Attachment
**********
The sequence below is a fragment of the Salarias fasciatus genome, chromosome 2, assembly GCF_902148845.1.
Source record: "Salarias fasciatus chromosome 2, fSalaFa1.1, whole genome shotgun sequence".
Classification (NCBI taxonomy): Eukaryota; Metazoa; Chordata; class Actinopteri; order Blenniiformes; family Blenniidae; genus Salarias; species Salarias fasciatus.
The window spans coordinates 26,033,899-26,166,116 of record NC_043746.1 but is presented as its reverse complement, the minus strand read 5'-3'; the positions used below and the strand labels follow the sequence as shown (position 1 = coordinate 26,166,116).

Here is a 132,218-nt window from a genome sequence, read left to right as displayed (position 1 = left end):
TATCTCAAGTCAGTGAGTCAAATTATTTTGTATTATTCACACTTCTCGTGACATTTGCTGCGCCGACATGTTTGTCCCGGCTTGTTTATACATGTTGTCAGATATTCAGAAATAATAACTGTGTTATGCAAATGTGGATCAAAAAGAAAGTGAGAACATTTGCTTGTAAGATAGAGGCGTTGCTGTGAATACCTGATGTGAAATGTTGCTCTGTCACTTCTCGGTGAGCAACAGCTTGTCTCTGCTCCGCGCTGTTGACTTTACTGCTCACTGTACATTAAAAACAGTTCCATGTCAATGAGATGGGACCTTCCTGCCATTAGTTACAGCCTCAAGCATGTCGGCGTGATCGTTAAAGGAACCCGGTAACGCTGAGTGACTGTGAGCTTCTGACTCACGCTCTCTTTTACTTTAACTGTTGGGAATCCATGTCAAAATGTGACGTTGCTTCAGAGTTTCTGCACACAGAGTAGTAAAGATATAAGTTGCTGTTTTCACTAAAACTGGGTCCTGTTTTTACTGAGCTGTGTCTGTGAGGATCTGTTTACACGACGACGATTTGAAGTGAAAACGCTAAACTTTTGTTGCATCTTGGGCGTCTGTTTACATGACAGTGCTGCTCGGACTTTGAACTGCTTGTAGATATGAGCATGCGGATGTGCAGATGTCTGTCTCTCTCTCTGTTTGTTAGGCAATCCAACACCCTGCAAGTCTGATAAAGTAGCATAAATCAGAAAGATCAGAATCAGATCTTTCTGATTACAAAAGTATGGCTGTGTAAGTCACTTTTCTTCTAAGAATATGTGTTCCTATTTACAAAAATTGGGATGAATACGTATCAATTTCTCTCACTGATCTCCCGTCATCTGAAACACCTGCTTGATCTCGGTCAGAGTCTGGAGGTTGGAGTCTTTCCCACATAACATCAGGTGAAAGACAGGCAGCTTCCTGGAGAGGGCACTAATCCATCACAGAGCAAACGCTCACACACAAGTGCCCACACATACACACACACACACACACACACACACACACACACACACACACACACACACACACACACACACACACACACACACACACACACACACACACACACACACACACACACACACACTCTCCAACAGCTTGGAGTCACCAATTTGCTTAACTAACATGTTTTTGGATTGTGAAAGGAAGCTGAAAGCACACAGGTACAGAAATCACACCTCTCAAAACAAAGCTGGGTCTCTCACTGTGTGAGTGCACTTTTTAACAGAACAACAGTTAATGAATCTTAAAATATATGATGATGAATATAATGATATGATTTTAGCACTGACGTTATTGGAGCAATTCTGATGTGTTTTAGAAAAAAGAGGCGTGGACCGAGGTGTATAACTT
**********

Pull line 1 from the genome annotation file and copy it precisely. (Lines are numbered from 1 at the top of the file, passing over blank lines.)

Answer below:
The sequence below is a fragment of the Salarias fasciatus genome, chromosome 2, assembly GCF_902148845.1.